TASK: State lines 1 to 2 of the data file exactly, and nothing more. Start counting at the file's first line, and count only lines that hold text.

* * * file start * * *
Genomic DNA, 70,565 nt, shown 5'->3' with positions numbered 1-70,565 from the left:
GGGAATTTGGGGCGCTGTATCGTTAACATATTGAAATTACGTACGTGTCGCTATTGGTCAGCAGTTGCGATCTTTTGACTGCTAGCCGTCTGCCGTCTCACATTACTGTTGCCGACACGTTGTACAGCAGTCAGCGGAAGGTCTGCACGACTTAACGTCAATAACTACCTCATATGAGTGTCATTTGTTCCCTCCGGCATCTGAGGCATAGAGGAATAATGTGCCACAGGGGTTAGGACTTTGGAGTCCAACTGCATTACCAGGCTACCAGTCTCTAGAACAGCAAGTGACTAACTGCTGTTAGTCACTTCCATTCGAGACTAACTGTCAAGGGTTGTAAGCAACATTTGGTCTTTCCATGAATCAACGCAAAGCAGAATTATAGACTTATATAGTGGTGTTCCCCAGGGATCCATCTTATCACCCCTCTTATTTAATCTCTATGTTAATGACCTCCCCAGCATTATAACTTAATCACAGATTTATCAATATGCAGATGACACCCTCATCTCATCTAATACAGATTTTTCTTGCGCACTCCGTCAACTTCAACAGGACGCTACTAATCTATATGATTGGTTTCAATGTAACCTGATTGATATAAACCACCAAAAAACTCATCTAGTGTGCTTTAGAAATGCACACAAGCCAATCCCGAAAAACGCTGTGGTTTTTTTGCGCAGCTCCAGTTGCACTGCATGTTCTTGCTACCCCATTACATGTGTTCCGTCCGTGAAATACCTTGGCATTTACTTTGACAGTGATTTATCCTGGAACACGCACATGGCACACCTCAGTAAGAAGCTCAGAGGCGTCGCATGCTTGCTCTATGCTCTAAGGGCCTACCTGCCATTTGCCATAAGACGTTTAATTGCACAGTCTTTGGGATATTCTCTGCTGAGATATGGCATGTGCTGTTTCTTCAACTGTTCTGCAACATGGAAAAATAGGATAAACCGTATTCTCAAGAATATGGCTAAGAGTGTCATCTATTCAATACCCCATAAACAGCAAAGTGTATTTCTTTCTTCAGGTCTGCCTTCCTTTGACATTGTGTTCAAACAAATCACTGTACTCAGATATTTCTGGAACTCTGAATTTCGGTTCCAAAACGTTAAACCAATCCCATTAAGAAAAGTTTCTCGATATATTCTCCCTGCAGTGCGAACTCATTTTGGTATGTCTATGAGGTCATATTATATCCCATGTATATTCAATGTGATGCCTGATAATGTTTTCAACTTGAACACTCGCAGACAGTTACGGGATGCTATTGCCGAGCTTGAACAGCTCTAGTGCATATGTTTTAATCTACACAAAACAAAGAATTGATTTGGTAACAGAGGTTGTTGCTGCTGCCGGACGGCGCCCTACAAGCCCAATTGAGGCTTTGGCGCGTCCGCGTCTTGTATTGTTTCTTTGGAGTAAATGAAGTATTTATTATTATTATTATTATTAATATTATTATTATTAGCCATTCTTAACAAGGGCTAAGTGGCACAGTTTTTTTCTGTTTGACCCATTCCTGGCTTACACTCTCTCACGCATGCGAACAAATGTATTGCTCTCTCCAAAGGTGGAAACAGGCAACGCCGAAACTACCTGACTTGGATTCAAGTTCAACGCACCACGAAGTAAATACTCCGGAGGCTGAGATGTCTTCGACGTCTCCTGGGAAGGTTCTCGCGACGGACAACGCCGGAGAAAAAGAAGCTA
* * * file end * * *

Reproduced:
Genomic DNA, 70,565 nt, shown 5'->3' with positions numbered 1-70,565 from the left:
GGGAATTTGGGGCGCTGTATCGTTAACATATTGAAATTACGTACGTGTCGCTATTGGTCAGCAGTTGCGATCTTTTGACTGCTAGCCGTCTGCCGTCTCACATTACTGTTGCCGACACGTTGTACAGCAGTCAGCGGAAGGTCTGCACGACTTAACGTCAATAACTACCTCATATGAGTGTCATTTGTTCCCTCCGGCATCTGAGGCATAGAGGAATAATGTGCCACAGGGGTTAGGACTTTGGAGTCCAACTGCATTACCAGGCTACCAGTCTCTAGAACAGCAAGTGACTAACTGCTGTTAGTCACTTCCATTCGAGACTAACTGTCAAGGGTTGTAAGCAACATTTGGTCTTTCCATGAATCAACGCAAAGCAGAATTATAGACTTATATAGTGGTGTTCCCCAGGGATCCATCTTATCACCCCTCTTATTTAATCTCTATGTTAATGACCTCCCCAGCATTATAACTTAATCACAGATTTATCAATATGCAGATGACACCCTCATCTCATCTAATACAGATTTTTCTTGCGCACTCCGTCAACTTCAACAGGACGCTACTAATCTATATGATTGGTTTCAATGTAACCTGATTGATATAAACCACCAAAAAACTCATCTAGTGTGCTTTAGAAATGCACACAAGCCAATCCCGAAAAACGCTGTGGTTTTTTTGCGCAGCTCCAGTTGCACTGCATGTTCTTGCTACCCCATTACATGTGTTCCGTCCGTGAAATACCTTGGCATTTACTTTGACAGTGATTTATCCTGGAACACGCACATGGCACACCTCAGTAAGAAGCTCAGAGGCGTCGCATGCTTGCTCTATGCTCTAAGGGCCTACCTGCCATTTGCCATAAGACGTTTAATTGCACAGTCTTTGGGATATTCTCTGCTGAGATATGGCATGTGCTGTTTCTTCAACTGTTCTGCAACATGGAAAAATAGGATAAACCGTATTCTCAAGAATATGGCTAAGAGTGTCATCTATTCAATACCCCATAAACAGCAAAGTGTATTTCTTTCTTCAGGTCTGCCTTCCTTTGACATTGTGTTCAAACAAATCACTGTACTCAGATATTTCTGGAACTCTGAATTTCGGTTCCAAAACGTTAAACCAATCCCATTAAGAAAAGTTTCTCGATATATTCTCCCTGCAGTGCGAACTCATTTTGGTATGTCTATGAGGTCATATTATATCCCATGTATATTCAATGTGATGCCTGATAATGTTTTCAACTTGAACACTCGCAGACAGTTACGGGATGCTATTGCCGAGCTTGAACAGCTCTAGTGCATATGTTTTAATCTACACAAAACAAAGAATTGATTTGGTAACAGAGGTTGTTGCTGCTGCCGGACGGCGCCCTACAAGCCCAATTGAGGCTTTGGCGCGTCCGCGTCTTGTATTGTTTCTTTGGAGTAAATGAAGTATTTATTATTATTATTATTATTAATATTATTATTATTAGCCATTCTTAACAAGGGCTAAGTGGCACAGTTTTTTTCTGTTTGACCCATTCCTGGCTTACACTCTCTCACGCATGCGAACAAATGTATTGCTCTCTCCAAAGGTGGAAACAGGCAACGCCGAAACTACCTGACTTGGATTCAAGTTCAACGCACCACGAAGTAAATACTCCGGAGGCTGAGATGTCTTCGACGTCTCCTGGGAAGGTTCTCGCGACGGACAACGCCGGAGAAAAAGAAGCTA